As a Chinese company has distanced itself from the Iran-Pakistan (IP) gas pipeline, Pakistan is now looking to Russian energy giant Gazprom for providing necessary financing for more than a billion-rupee project.
“Russia may be the best choice for financing and constructing the pipeline,” an official said. Pakistan was willing to accept Gazprom’s offer to build its side of the pipeline, which would cost about $1.5 billion, he added. Gazprom wants its subsidiaries to engage in the project.
Though Pakistan has placed a request before the Iranian government for providing all financing for the construction of the pipeline on its side of the border, government officials believe it will be difficult for Tehran to make a commitment.
“The issue of Gazprom participation in the IP pipeline will feature in a meeting of the Pakistan-Russia joint working group next month,” the official said, pointing out Islamabad and Tehran had been going through the power transition process because of which progress on the project had slowed down.
Pakistan and Iran have to sort out technical issues to pave the way for the award of engineering, procurement and construction (EPC) contract to Iranian firm Tadbir Energy. An agreement in this regard has already been inked and will be formally signed after technical issues are addressed.
The two countries have finalised a $500 million loan deal and a high-level meeting between them is expected to be held soon to discuss the possibility of Iran providing all investment required for the pipeline. Petroleum and Natural Resources Minister, Shahid Khaqan Abbasi, is likely to lead Pakistan’s side in the talks.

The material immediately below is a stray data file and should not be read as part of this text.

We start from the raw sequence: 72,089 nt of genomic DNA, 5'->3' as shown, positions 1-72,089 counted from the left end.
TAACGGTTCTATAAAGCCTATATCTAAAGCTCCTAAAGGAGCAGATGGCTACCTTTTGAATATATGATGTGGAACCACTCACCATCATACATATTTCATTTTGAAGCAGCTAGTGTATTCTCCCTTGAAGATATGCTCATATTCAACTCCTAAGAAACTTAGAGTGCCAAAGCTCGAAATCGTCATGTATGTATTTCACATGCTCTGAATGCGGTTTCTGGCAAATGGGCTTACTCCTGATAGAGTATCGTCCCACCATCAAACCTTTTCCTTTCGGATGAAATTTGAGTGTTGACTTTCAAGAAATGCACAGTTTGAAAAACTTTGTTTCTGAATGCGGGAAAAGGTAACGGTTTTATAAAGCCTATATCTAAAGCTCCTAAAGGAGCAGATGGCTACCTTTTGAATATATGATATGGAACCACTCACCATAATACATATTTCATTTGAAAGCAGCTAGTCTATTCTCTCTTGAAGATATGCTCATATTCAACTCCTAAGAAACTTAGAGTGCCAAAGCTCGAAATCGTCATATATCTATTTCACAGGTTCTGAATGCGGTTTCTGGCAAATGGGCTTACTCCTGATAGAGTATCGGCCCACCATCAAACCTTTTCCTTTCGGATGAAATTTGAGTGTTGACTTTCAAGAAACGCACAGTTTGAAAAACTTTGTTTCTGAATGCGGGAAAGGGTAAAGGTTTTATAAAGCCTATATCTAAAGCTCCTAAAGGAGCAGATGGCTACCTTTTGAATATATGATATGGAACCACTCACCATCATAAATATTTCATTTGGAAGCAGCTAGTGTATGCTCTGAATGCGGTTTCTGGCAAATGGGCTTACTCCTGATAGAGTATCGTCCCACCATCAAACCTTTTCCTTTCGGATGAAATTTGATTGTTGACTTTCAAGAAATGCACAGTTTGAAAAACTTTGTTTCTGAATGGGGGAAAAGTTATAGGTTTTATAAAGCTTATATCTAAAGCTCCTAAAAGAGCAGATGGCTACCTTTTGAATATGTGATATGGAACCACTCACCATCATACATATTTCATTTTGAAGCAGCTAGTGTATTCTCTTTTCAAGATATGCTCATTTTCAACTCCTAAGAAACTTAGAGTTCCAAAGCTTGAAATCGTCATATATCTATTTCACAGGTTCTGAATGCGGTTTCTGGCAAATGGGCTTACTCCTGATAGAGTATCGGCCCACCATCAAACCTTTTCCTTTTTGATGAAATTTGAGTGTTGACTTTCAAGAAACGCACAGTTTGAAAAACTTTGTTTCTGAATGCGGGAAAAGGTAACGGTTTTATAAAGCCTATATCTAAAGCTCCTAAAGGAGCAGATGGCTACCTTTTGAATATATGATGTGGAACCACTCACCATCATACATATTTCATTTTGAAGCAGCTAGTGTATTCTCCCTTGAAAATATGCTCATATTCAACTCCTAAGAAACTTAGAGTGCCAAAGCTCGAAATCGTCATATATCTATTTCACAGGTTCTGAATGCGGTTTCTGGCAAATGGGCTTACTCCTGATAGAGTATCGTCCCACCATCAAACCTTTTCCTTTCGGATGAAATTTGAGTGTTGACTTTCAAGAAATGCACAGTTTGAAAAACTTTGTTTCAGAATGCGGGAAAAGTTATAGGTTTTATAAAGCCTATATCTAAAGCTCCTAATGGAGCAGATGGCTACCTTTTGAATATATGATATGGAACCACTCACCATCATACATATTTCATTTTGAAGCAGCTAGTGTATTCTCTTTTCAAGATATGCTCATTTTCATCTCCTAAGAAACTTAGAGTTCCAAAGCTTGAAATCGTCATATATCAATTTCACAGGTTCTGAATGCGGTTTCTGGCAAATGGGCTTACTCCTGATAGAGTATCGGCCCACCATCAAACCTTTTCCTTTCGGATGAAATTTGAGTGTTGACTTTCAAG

A Chinese company, which had offered $500 million for the pipeline, pulled out after Pakistan refused to extend the validity of its bid.
After inviting bids from interested companies, Inter State Gas Systems, a state-owned Chinese company that handles energy import projects, had selected Panyn Chu King Steel Limited of China as a qualified bidder, which would provide pipes at the rate of $1,650 per ton including compressors. The company sought extension in the bid validity period, but the government turned down the request.
“As the Chinese company is no more interested in the venture, the government is now banking on Iran and Russia to fund the laying of gas pipeline in Pakistan,” a source said.
Iran has already committed to providing $500 million to finance the pipeline, but now the government wants Tehran to increase the credit line. Against the financing, Pakistan will award EPC contract to Iran-designated firm Tadbir Energy.
Under the project, Pakistan will import 750 million cubic feet of gas per day (mmcfd), which can be increased to one billion cubic feet. Of the quantity, the Government of Balochistan seeks 250 mmcfd for consumption at the Gwadar Port, therefore, the central government is expected to go for enhanced supplies from Iran to cater to the needs of the province.
Published in The Express Tribune, October 16th, 2013.